FF Streamers Face Ban

Amiel Rose Andres - March 18, 2022
FF Streamers Face Ban

Square Enix, a popular JRPG developer and publisher, has threatened to ban streamers who broadcast the Stranger of Paradise: Final Fantasy Origin ending sequences. The game, which will be released on March 18, is presently available to players who pre-ordered it digitally, but it cannot be streamed in its entirety due to Square Enix restrictions.

Stranger of Paradise: Final Fantasy Origin is an action-based JRPG developed by Team Ninja that transports players to the world of the first Final Fantasy game. Stranger of Paradise, like all Final Fantasy games, is a story-driven adventure with a strong storyline and fighting sequences. 

The game revolves around Jack Garland, a man on a mission to eliminate Chaos, and his comrades that accompany him on his quest. Stranger of Paradise has received positive feedback ahead of its release. 

Because of the game’s narrative-driven nature, publisher Square Enix has opted to limit what elements of Stranger of Paradise content creators can disclose to the public. Square Enix, has released a set of “Gameplay Video & Livestreaming Guidelines” intended at discouraging streamers from recording the game’s climactic act. 

Square Enix’s official website outlines specifically which parts of the game are prohibited from being shared: “Do not livestream, post videos, or post anything from the ending of the Game – including, without limitation, the content following the final battle up until “The End”, “To be Continued”, “Fin” or similar messaging is displayed.”

The guideline message above does not go into great detail about when the footage restrictions expire, but popular streamer Cohh Carnage claimed on Twitter that the rules are set to be indefinite, as per a conversation he had with a Square Enix representative.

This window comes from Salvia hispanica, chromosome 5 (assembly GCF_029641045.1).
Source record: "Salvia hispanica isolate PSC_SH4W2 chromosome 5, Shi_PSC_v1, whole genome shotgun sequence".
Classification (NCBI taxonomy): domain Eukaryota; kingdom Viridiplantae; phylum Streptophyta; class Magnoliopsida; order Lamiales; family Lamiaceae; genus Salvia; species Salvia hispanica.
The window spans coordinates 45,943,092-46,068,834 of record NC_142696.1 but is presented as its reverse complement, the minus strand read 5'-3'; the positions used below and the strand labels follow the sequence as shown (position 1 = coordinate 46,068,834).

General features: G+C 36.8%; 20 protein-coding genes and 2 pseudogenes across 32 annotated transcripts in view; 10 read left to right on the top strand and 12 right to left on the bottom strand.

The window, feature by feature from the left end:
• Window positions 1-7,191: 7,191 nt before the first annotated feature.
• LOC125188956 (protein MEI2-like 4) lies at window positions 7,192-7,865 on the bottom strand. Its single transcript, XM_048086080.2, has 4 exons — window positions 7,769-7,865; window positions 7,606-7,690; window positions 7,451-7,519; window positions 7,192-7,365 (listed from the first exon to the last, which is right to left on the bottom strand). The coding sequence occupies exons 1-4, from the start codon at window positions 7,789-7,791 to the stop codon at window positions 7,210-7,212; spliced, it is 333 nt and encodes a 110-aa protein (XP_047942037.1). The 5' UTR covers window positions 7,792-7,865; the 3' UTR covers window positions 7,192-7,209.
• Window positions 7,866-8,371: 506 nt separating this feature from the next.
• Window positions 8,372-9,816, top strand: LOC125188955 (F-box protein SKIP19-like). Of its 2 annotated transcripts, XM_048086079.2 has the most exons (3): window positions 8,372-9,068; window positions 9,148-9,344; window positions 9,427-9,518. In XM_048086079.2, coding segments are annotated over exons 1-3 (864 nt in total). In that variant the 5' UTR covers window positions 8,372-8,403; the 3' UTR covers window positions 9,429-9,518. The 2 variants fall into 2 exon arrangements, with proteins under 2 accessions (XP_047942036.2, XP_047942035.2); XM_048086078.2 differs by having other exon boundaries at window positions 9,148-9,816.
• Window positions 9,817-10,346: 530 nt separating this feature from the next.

Many people may not be surprised by the ban on Stranger of Paradise: Final Fantasy Origin ending scenes, given Square Enix made a point of removing footage of Final Fantasy VII Remake’s ending sequences from YouTube months after the game was released to the public. It is, however, an unusually punitive penalty for video content creators, and one that makes no sense in the larger scheme of things; if potential fans want to avoid spoilers, they may just avoid watching such videos.

It’s unclear what consequences content creators would face if they choose to disregard Square Enix’s warnings. 

The “Gameplay Video & Livestreaming Guidelines” don’t mention any specific penalties that Square Enix would impose, but it’s reasonable to presume that any publicly published material would be removed, and the malefactor would be denied early-copy access. It’s only a matter of time before someone ignores Square Enix’s threats, given the number of Final Fantasy fans streaming their Stranger of Paradise: Final Fantasy Origin playthroughs.

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